"Providing technologies that support robust security and privacy is a priority for Qualcomm Technologies, Inc. (QTI)," said Qualcomm in an official statement. "We were notified by the researcher about these vulnerabilities between February and April of this year, and made patches available for all four vulnerabilities to customers, partners, and the open source community between April and July. The patches were also posted on CodeAurora. QTI continues to work proactively both internally as well as with security researchers to identify and address potential security vulnerabilities," the company added.

  • targetdrone
    If the S7 is affected so too is the $850+ Note 7.
    Reply
  • elho_cid
    Windows 10 Mobile and chill :)
    Reply
  • turkey3_scratch
    This is why I don't do anything important on my phone anyway. They can see my Pokemon Going all they want for all I care :lol:
    Reply
  • We keep hearing about these "massive vulnerabilities", but I've yet to see any actual real case exploit. Same thing with stagefright, and all those other "theoretical" problems.
    Reply
  • kenjitamura
    18410690 said:
    We keep hearing about these "massive vulnerabilities", but I've yet to see any actual real case exploit. Same thing with stagefright, and all those other "theoretical" problems.

    Google was probably also informed of the exploit at the same time as Qualcomm and started screening for applications that exploit the bugs before allowing them on the play store. So as long as people only get their apps from the play store they'd never be exposed to this problem. The only people that could have been affected by this are the ones that manually download apps off the internet and select "allow installation of unofficial apps" in the security settings of their Android phone.
    Reply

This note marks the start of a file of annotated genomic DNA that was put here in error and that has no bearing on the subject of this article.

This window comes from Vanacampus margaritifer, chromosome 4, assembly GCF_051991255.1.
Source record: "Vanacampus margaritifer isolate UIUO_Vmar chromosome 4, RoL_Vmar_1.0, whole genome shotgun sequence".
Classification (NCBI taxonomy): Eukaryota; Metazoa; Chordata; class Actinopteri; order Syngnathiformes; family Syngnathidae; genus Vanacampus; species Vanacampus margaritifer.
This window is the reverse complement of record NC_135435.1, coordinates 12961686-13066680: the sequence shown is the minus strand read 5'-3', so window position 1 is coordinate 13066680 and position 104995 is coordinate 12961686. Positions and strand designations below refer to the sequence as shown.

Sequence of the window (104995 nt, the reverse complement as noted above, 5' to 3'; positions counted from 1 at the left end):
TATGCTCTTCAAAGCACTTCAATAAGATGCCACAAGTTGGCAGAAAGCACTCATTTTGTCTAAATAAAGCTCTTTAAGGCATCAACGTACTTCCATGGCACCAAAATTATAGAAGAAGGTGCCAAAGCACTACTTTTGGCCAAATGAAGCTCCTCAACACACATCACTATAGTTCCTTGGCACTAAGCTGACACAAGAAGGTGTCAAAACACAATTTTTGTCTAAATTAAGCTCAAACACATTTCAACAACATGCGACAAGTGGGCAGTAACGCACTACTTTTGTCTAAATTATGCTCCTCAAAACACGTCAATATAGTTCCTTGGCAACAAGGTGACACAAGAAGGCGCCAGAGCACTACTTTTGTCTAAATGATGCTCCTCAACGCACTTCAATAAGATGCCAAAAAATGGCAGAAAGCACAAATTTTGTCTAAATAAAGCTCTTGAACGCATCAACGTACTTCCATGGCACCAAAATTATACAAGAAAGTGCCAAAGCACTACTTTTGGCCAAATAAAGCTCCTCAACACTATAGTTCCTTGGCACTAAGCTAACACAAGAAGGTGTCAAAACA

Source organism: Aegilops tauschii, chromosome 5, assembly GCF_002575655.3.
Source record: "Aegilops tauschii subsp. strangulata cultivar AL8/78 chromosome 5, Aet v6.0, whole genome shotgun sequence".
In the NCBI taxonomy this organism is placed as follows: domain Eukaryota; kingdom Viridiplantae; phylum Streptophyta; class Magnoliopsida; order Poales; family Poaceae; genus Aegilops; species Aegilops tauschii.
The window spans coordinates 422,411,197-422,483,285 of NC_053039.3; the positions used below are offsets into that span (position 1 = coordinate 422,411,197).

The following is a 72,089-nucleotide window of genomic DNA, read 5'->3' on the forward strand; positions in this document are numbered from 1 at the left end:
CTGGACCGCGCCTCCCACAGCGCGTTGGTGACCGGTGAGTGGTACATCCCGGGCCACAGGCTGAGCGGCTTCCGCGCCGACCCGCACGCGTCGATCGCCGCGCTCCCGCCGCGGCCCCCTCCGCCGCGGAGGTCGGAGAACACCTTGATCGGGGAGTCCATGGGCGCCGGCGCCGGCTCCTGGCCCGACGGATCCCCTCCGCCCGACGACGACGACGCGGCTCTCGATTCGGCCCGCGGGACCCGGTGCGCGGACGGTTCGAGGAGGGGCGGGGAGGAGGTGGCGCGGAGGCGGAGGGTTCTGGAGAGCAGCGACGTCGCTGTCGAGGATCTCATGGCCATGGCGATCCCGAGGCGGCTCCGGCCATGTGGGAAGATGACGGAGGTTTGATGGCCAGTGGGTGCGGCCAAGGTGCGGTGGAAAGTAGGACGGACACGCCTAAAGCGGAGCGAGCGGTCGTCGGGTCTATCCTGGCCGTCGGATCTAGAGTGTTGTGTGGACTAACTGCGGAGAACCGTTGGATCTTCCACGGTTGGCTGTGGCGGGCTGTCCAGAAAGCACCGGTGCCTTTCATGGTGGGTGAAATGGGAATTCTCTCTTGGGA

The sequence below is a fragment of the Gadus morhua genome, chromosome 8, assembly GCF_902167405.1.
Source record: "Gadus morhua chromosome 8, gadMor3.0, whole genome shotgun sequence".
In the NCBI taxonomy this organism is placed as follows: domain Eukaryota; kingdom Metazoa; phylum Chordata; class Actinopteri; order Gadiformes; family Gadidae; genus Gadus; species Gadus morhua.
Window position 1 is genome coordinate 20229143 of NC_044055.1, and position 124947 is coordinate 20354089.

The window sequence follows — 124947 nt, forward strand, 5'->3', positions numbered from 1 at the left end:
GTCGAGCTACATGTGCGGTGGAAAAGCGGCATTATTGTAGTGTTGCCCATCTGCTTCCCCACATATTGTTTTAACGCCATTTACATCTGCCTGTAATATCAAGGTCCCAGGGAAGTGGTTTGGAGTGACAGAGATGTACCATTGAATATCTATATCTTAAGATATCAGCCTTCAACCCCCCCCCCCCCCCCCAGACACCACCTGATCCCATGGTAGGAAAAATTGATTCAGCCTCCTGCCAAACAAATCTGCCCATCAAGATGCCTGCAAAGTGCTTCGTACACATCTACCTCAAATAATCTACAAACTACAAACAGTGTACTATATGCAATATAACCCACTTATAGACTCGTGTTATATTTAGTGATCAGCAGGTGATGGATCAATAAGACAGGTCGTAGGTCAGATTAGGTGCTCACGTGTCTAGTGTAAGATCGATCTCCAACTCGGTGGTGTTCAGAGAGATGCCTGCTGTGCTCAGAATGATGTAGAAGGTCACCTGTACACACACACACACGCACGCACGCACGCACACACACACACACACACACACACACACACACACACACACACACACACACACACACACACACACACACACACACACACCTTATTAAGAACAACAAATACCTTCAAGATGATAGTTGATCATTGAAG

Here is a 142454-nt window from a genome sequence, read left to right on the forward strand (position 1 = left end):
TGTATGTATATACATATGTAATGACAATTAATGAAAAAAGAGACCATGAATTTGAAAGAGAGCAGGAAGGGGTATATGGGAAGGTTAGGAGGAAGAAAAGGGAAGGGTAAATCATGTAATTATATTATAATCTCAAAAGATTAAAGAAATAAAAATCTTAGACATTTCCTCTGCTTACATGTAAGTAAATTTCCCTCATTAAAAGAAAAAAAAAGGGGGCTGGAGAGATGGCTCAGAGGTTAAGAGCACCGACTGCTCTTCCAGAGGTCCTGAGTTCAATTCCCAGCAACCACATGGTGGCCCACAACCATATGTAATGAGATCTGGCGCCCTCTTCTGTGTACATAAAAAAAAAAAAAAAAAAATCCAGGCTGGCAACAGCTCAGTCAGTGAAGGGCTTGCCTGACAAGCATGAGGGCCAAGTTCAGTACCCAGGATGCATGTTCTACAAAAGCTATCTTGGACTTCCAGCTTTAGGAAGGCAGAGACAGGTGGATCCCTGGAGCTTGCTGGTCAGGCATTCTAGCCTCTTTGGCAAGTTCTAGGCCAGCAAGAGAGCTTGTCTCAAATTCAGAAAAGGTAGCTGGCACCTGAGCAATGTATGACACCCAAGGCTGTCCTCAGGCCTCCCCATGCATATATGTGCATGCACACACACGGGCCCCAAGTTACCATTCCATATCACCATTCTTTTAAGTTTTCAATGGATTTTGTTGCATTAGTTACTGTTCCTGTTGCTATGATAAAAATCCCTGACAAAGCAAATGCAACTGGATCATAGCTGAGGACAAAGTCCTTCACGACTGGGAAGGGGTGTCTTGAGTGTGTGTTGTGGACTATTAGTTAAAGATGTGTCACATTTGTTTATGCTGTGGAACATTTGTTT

• Hydrotricithline
    Is there anyway an end user and patch their phone, being a coding idiot myself. I own a oneplus two .. with 4 vulnerabilities including these ones.. or do we just sit and hope the carriers eventually pass us the patch?
    Reply
  • scook9
    18410690 said:
    We keep hearing about these "massive vulnerabilities", but I've yet to see any actual real case exploit. Same thing with stagefright, and all those other "theoretical" problems.

    In the article they mentioned that Qualcomm (and likely Google) were notified this spring, about 4-5 months ago. It is a safe bet that the monthly security update from google immediately following the notification included patches to fix the problem as well as updates to the AOSP base as well reflecting the patches. What the other manufacturers do from there though is not up to Google. Personally, this is one of the reasons I only plan on owning Nexus phones that get a monthly update from now on (that and I hate the OEM skins polluting the interface)
    Reply
  • andy_newton
    @elho_cid Only if your device has a non-qualcomm chipset
    Reply
  • andy_newton
    With so many logical fallacies, this author will not make it past English 101 if he takes the class in City College of San Francisco. So don't worry about a single word he writes.
    Reply